Latin America Travel & Tour Information
Tegucigalpa Travel Information
Centuries ago, Spanish colonizers in search of gold and silver settled in an ancient aboriginal village located in the valley traversed by the Choluteca River. The make-shift camp began to grow in the course of time until it became Honduras capital in 1880, named Tegucigalpa, which supposedly means 'Silver Hill'. Moreover, Tegus, the way it is often informally called, absorbed another old neighboring village, Comayagüela, today its downtown.
While visiting the city, one of the first stories that comes into earshot, goes about the ex-President Marco Aurelio Soto, married to a woman from Tegucigalpa. Back in those days, the alternate capital was Comayagua, located 70 km away and whose elite refused to recognized Soto's wife. For love to his wife, he decided that Tegucigalpa was to be the only capital. But there are lots of other stories here: the baroque Cathedral on Park Central, the Old University Museum, Villa Roy Museum in Buenos Aires Neighborhood, the National Identity Museum and the great paintings in the Museum of Man.
Tegucigalpa is also full of culture, good cuisine and markets. Just one thing, always be careful not to get lost in its streets: having emerged as an untidy settlement, the city's layout never followed the Spanish patterns of neighborhoods around the main square, resulting in a rather chaotic growth. This detail will make itself visible from the lookouts in the United Nations or La Leona Park. The statue of Christ, finished in 1997, can be reached from El Picacho Hill.
The Municipal Market seems to have stolen all the colors around, as well as the amazing spectacle that is the elaboration of dyed sand or sawdust carpets, which takes place on the streets in downtown during the Easter Week. Some of the country?s endemic species are represented in the Metropolitan Zoo at El Picacho Hill: jaguars, white-tailed deers and spider monkeys.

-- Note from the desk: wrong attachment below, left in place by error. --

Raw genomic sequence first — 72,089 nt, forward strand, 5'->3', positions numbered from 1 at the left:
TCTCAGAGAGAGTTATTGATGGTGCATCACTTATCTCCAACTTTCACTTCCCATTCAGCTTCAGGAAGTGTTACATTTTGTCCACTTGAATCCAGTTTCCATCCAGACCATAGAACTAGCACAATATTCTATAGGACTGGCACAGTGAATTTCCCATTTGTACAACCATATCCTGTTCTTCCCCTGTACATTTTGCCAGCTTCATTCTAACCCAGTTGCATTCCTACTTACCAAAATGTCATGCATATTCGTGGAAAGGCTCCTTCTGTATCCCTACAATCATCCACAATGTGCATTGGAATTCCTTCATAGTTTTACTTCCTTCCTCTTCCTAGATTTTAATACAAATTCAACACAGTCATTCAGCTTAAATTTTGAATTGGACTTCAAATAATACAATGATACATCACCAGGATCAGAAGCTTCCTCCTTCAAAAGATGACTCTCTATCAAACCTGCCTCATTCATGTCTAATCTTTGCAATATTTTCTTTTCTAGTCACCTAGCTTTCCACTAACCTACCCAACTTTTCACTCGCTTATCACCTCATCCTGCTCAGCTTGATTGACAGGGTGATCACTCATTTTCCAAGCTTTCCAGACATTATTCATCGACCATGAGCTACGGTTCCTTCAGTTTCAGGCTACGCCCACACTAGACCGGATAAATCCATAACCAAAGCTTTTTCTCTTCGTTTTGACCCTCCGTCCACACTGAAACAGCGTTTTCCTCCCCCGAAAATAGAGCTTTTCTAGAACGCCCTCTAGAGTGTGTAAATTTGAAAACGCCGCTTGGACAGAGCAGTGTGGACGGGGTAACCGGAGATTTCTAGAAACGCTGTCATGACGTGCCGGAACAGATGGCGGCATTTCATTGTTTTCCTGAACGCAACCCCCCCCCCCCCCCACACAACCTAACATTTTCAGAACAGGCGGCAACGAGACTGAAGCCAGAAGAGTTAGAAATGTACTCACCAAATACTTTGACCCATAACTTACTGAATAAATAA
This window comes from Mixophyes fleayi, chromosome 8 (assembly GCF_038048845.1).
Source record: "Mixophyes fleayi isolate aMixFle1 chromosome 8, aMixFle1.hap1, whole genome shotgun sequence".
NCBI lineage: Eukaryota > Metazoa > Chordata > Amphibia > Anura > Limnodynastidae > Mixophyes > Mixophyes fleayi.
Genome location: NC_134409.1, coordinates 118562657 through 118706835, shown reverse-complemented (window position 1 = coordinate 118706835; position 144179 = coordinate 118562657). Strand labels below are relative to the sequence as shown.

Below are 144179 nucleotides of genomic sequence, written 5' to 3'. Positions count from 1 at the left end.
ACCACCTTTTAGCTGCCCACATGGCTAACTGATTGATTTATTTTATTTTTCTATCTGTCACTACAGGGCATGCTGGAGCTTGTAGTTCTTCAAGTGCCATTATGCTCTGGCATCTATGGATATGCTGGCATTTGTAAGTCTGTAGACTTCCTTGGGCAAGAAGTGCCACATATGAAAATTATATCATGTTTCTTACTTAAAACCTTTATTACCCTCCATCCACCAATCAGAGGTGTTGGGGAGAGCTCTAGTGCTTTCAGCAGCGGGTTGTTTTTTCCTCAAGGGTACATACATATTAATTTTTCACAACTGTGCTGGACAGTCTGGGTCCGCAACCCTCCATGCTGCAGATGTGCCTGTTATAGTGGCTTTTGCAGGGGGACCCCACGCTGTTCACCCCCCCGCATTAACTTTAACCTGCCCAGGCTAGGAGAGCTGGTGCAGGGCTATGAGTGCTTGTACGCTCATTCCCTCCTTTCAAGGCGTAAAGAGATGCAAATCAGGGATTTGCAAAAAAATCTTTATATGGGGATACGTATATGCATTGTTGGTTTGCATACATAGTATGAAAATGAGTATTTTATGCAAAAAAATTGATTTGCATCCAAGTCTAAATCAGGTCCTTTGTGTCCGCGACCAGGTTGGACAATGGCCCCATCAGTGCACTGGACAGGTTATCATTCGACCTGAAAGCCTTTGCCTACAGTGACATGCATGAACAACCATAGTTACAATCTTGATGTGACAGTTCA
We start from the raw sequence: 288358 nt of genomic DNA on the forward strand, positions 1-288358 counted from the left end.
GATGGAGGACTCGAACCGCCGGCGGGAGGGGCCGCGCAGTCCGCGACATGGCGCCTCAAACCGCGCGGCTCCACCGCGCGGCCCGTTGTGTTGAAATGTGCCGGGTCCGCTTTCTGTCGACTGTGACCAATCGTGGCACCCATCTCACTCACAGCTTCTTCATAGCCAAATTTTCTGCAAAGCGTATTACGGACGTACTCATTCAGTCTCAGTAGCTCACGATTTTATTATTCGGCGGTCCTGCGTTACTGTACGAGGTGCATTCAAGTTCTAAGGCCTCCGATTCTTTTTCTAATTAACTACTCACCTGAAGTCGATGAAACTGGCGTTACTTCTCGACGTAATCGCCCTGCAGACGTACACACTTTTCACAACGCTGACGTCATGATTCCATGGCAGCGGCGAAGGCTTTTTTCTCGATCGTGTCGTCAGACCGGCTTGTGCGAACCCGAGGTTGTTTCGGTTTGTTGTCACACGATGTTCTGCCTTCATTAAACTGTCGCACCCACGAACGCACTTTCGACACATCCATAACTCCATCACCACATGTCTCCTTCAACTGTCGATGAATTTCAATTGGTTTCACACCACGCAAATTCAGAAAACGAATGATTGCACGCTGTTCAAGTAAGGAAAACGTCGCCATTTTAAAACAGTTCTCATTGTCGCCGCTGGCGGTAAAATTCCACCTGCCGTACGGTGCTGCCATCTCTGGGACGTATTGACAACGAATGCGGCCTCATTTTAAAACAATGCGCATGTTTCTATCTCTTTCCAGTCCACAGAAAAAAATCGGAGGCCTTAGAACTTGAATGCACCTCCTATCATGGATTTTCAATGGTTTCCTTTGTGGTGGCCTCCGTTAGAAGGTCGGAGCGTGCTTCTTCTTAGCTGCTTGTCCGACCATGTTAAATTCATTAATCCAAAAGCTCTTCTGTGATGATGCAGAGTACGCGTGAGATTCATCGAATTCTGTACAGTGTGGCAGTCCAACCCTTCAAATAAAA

Comayagua charmingly preserves its colonial past, reflected in old buildings that have stood the test of time, such as the Town Hall from the 16th century and the Cathedral from 1771, one of the most beautiful in the entire country.
If you are staying in Tegucigalpa, you may take short tours from here to the different sites in the outskirts or decide to stay longer.
The colonial town of Valle de Ángeles offers a fan of activities. It is a small world immersed amid pine forests, where you can find the country?s best quality and priced hand-made products. You may ask about for Lessandra Leather Works and confirm its popularity and prestige. One of the restaurants specialized in local and international cuisine will be the best place to take a break after the walk.
'La Tigra' National Park, 12 km away from the capital, invites visitors to walk the trails through the rain forest to watch the orchids, ferns and birds. In contrast, San Juancito lies close by as a ghost town, whose history relates to engineering and silver mining, buried in relics like the first hydroelectric power station in Central America.
Santa Lucía is a mountain town, criss-crossed by snaking cobblestone streets and dotted with churches that outgrow the surrounding white colonial tile-roofed houses. The main church keeps a Christ statue from 1574, donated by the Spanish Crown and which the villagers considered to be miraculous.
Other options are 'El Zamorano' Valley, the colonial sights in Yuscarán, the cigars of Danlí, rural tourism in Ojojona or visit Suyapa's Basilica to see the Virgin of Suyapa.